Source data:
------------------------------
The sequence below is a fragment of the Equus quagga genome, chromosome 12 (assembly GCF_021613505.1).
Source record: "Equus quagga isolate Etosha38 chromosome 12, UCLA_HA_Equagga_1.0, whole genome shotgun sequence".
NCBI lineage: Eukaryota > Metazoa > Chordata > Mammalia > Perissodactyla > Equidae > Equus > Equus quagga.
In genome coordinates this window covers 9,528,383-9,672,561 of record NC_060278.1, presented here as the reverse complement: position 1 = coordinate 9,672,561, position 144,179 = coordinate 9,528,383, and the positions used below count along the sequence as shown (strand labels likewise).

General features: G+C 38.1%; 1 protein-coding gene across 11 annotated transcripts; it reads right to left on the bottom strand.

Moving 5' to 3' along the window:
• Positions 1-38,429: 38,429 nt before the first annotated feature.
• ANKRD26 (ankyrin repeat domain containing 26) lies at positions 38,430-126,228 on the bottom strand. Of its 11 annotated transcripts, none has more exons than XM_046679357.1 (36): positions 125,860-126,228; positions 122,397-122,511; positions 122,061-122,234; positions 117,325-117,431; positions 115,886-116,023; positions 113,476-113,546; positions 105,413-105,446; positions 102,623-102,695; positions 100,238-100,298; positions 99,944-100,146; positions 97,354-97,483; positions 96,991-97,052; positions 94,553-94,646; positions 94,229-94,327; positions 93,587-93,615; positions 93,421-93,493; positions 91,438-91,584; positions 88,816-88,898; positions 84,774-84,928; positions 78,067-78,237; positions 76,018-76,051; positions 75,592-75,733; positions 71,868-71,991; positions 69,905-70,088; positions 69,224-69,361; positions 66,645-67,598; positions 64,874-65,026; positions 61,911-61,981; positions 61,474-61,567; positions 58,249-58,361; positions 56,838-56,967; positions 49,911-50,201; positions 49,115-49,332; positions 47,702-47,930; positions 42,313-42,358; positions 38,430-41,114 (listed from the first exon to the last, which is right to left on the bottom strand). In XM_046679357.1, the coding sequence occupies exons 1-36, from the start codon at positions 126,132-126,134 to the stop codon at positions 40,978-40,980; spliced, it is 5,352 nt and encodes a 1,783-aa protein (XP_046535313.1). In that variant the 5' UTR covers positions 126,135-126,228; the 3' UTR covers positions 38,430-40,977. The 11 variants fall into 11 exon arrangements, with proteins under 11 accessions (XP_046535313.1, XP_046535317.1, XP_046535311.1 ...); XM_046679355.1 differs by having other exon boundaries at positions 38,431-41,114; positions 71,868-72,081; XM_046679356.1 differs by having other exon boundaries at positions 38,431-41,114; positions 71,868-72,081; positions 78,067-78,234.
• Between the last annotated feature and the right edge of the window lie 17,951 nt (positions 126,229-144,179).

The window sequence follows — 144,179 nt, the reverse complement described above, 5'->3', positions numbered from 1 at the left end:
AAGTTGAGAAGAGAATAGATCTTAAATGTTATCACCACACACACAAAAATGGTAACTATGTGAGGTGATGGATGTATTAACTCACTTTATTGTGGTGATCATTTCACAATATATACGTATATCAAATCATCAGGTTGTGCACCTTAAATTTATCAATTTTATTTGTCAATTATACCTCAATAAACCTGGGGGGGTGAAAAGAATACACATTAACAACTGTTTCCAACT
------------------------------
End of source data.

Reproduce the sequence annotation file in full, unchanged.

The sequence below is a fragment of the Equus quagga genome, chromosome 12 (assembly GCF_021613505.1).
Source record: "Equus quagga isolate Etosha38 chromosome 12, UCLA_HA_Equagga_1.0, whole genome shotgun sequence".
NCBI lineage: Eukaryota > Metazoa > Chordata > Mammalia > Perissodactyla > Equidae > Equus > Equus quagga.
In genome coordinates this window covers 9,528,383-9,672,561 of record NC_060278.1, presented here as the reverse complement: position 1 = coordinate 9,672,561, position 144,179 = coordinate 9,528,383, and the positions used below count along the sequence as shown (strand labels likewise).

General features: G+C 38.1%; 1 protein-coding gene across 11 annotated transcripts; it reads right to left on the bottom strand.

Moving 5' to 3' along the window:
• Positions 1-38,429: 38,429 nt before the first annotated feature.
• ANKRD26 (ankyrin repeat domain containing 26) lies at positions 38,430-126,228 on the bottom strand. Of its 11 annotated transcripts, none has more exons than XM_046679357.1 (36): positions 125,860-126,228; positions 122,397-122,511; positions 122,061-122,234; positions 117,325-117,431; positions 115,886-116,023; positions 113,476-113,546; positions 105,413-105,446; positions 102,623-102,695; positions 100,238-100,298; positions 99,944-100,146; positions 97,354-97,483; positions 96,991-97,052; positions 94,553-94,646; positions 94,229-94,327; positions 93,587-93,615; positions 93,421-93,493; positions 91,438-91,584; positions 88,816-88,898; positions 84,774-84,928; positions 78,067-78,237; positions 76,018-76,051; positions 75,592-75,733; positions 71,868-71,991; positions 69,905-70,088; positions 69,224-69,361; positions 66,645-67,598; positions 64,874-65,026; positions 61,911-61,981; positions 61,474-61,567; positions 58,249-58,361; positions 56,838-56,967; positions 49,911-50,201; positions 49,115-49,332; positions 47,702-47,930; positions 42,313-42,358; positions 38,430-41,114 (listed from the first exon to the last, which is right to left on the bottom strand). In XM_046679357.1, the coding sequence occupies exons 1-36, from the start codon at positions 126,132-126,134 to the stop codon at positions 40,978-40,980; spliced, it is 5,352 nt and encodes a 1,783-aa protein (XP_046535313.1). In that variant the 5' UTR covers positions 126,135-126,228; the 3' UTR covers positions 38,430-40,977. The 11 variants fall into 11 exon arrangements, with proteins under 11 accessions (XP_046535313.1, XP_046535317.1, XP_046535311.1 ...); XM_046679355.1 differs by having other exon boundaries at positions 38,431-41,114; positions 71,868-72,081; XM_046679356.1 differs by having other exon boundaries at positions 38,431-41,114; positions 71,868-72,081; positions 78,067-78,234.
• Between the last annotated feature and the right edge of the window lie 17,951 nt (positions 126,229-144,179).

The window sequence follows — 144,179 nt, the reverse complement described above, 5'->3', positions numbered from 1 at the left end:
AAGTTGAGAAGAGAATAGATCTTAAATGTTATCACCACACACACAAAAATGGTAACTATGTGAGGTGATGGATGTATTAACTCACTTTATTGTGGTGATCATTTCACAATATATACGTATATCAAATCATCAGGTTGTGCACCTTAAATTTATCAATTTTATTTGTCAATTATACCTCAATAAACCTGGGGGGGTGAAAAGAATACACATTAACAACTGTTTCCAACT